Smith manages to feed Hamish Watson, but the pass dips and the Lions lose momentum. Note that Stuart Hogg is close to his fly-half:
Indeed, two phases later, Smith and Hogg seem to get in one another’s way. Both of them attempt to play the role of second-receiver behind Adam Beard. That harms the Lions’ fluency:
Marcus Smith Lions 1
The Stormers are able to stay organised and, after another couple of phases, Beirne is smacked backwards by Neethling Fouche.
Stormers force a turnover and Smith, who had clearly been keen for Beirne to throw a pull-back, has to tackle Evan Roos:
Marcus Smith Lions debut 2
Generally, Smith defended robustly. He was credited with eight completed tackles – second only to Robbie Henshaw’s tally of 10 among the Lions’ backs – and only missed two, neither of which hurt his side.
Here, the Stormers target him from the back of a driving maul. Blindside wing Leolin Zas arcs behind centre Daniel du Plessis…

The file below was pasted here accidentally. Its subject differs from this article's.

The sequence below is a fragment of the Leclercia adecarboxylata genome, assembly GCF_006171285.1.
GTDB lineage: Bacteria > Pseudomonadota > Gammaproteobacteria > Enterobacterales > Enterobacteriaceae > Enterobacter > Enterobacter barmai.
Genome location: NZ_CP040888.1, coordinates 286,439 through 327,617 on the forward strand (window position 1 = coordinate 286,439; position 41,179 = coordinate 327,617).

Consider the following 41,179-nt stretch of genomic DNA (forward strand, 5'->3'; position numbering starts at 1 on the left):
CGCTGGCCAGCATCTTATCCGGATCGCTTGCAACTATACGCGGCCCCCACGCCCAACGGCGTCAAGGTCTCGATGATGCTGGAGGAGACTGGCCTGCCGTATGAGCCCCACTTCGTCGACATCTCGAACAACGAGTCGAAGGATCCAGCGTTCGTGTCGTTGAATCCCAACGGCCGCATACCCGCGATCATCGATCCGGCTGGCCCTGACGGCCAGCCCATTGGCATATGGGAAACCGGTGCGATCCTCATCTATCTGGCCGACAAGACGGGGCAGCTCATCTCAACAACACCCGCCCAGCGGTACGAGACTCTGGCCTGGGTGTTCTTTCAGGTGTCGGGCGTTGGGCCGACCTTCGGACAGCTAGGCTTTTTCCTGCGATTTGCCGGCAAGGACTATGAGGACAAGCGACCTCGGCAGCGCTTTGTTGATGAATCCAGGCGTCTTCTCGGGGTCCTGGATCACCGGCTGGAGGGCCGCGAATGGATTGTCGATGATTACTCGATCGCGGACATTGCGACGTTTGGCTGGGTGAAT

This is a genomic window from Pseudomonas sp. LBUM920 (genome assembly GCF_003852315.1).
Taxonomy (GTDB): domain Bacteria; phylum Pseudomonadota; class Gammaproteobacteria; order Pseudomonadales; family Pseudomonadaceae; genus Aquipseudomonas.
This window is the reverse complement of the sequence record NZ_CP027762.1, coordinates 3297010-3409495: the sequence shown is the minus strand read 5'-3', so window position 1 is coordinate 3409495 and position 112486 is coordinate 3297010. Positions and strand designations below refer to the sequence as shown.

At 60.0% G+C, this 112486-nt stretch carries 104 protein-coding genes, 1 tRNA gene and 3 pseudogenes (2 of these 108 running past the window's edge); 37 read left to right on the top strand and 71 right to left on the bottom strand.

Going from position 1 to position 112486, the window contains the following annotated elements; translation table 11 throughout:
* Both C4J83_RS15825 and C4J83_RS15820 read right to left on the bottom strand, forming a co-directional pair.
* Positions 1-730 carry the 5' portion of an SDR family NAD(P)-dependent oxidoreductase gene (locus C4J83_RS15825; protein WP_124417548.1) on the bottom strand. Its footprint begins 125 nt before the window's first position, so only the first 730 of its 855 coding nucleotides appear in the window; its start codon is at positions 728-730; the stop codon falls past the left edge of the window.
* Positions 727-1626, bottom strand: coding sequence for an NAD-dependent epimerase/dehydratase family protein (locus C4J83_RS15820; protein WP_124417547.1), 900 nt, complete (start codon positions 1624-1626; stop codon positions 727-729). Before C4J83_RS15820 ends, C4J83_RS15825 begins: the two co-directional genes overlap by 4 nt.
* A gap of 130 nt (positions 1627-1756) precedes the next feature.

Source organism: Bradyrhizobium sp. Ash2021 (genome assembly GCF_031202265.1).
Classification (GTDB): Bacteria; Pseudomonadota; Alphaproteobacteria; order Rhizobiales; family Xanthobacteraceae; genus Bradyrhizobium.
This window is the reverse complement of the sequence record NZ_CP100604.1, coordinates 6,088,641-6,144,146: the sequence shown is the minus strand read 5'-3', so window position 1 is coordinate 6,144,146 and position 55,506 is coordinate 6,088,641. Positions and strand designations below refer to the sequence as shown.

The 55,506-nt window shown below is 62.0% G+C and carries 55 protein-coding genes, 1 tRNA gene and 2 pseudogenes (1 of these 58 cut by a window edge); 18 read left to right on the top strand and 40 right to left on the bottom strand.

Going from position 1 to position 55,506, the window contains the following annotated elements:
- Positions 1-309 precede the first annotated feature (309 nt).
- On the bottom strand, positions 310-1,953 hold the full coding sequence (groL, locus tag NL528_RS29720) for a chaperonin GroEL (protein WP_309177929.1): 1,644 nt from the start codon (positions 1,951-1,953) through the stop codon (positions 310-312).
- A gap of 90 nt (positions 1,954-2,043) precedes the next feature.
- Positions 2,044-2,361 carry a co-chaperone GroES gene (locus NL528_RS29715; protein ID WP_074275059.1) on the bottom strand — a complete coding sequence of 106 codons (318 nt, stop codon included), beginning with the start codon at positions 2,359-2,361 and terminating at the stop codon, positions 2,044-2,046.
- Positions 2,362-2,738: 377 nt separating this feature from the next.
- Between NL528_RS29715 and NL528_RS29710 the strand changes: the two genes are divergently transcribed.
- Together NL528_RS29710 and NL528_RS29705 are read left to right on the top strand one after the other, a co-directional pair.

…but Smith and Watson stop him…
…with Smith even attempting to strip the ball clear:
In the 27th minute, with the Lions trailing 3-0, some composed counter-attacking helped spark Gatland’s side. As Masimla hoists a box-kick…
…watch Smith and Elliot Daly among the retreating Lions and the Stormers’ chasing pair of Juan de Jongh and Zas:
After Beirne gathers the loose ball and feeds Hogg, Smith and Daly combine to pick off the Stormers and free Duhan van der Merwe down the near touchline:
Marcus Smith Lions 3
That foreshadows a clinical attack finishing in a try for Beard:
Smith did spill one high ball and, although his kicking out of hand has improved on Harlequins duty, this is the sort of moment that could be costly in a Test match – especially if someone like Cheslin Kolbe is the catcher.